Traders use candlesticks to understand price action. Beyond their easy color code and shape on a chart, candlesticks summarize all the essential information traders need to know, so they can make better-informed decisions.
Below, you’ll learn more about the basics of candlesticks, the most common candlestick patterns, and how to read them.
Understanding Candlesticks Charts
Candlestick charts are useful tools for traders who want to understand how prices move in relation to market psychology and emotions.
Candlesticks can show various patterns and signals on a price chart, depending on their shape, size, and position relative to each other.
They consist of one or more candlesticks, each of which tells a story about the battle between buyers and sellers during a specific time period.
In essence, candlesticks show you these details:
- where the price opened for a period
- where the price closed for a period
- price highs and lows for a specific period
The parts of a candlestick chart include:
- Upper Shadow: the vertical line between the highest price reached during the trading day and either the closing price (in the case of a bullish candle) or the opening price (in the case of a bearish candle). It shows the highest point to which the price rose during the trading session.
- Real Body: the colored portion of the candlestick chart that shows the difference between the opening price and the closing price for a given trading period.
- A green (or white) body indicates that the asset's price moved higher over the course of the trading day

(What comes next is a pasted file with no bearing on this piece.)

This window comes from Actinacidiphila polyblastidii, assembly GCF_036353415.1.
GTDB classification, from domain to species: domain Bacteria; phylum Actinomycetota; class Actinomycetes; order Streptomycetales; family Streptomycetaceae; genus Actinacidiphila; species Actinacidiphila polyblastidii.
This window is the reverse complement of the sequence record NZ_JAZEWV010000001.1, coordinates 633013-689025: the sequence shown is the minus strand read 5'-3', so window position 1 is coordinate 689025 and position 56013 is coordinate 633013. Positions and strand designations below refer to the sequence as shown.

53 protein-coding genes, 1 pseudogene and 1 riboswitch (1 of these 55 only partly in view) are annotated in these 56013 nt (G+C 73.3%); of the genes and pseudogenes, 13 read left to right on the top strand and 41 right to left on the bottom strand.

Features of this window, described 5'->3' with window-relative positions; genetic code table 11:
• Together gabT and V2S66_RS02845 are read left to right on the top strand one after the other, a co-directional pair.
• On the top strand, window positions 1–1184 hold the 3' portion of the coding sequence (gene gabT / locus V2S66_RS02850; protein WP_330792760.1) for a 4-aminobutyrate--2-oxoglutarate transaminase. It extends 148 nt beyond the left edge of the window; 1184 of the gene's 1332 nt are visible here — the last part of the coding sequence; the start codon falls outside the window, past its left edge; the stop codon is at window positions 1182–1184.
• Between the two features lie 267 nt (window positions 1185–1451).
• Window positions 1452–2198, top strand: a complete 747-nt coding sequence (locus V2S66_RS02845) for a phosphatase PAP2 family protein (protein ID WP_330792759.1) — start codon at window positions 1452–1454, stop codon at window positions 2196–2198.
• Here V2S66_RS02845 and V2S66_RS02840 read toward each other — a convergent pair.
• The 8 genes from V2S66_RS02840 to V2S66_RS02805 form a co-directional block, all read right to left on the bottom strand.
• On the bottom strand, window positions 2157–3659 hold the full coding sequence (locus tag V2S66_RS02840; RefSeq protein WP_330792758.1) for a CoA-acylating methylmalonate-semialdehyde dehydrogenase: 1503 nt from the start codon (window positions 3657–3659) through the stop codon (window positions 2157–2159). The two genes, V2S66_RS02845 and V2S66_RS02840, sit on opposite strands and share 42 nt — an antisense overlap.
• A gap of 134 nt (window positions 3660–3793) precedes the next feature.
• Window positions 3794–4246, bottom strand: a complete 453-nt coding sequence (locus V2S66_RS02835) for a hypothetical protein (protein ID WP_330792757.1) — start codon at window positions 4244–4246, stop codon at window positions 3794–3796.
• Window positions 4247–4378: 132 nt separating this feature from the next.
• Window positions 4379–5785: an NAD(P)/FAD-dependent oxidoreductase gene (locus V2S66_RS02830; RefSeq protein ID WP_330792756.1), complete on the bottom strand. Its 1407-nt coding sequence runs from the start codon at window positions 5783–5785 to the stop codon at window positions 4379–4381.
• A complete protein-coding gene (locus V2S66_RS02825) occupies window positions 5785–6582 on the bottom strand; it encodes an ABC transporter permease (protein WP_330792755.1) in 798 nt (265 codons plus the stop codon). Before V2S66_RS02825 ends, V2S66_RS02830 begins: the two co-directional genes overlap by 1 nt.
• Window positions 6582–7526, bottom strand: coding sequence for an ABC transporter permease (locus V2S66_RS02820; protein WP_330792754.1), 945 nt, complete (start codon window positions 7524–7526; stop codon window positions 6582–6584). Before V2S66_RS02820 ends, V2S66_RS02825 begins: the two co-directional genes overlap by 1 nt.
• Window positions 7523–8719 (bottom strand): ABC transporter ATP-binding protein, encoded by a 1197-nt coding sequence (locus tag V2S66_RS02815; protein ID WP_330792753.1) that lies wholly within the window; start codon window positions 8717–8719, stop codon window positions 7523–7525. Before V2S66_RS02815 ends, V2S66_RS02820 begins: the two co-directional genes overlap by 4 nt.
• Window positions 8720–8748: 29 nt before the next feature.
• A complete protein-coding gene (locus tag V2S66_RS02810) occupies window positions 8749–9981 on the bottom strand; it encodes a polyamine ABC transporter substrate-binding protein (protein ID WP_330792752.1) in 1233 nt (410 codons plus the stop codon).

- A red (or black) body indicates that the prices ended lower than they were at the day's opening.
- Lower Shadow: the vertical line between the lowest price reached during the trading day and either the opening price (in the case of a bullish candle) or the closing price (in the case of a bearish candle). It shows the lowest point to which the price dropped during the trading session.
Long vs. short bodies
The longer the body is, the higher the buying or selling pressure will be. Conversely, short candlesticks indicate little price movement and market consolidation.
Long green (or white) candlesticks show strong buying pressure. The longer the white candlestick is, the further the close price is above the open.
Long vs. short shadows
Candlesticks with short shadows suggest that most of the trading action happened near the open and close. Candlesticks with long shadows show that prices go far beyond the open or close price.
Most Common Candlestick Patterns
A Bullish Engulfing pattern occurs when a smaller bearish candle is followed by a larger bullish candle, completely engulfing the previous one. This pattern usually translates as a potential trend reversal from bearish to bullish.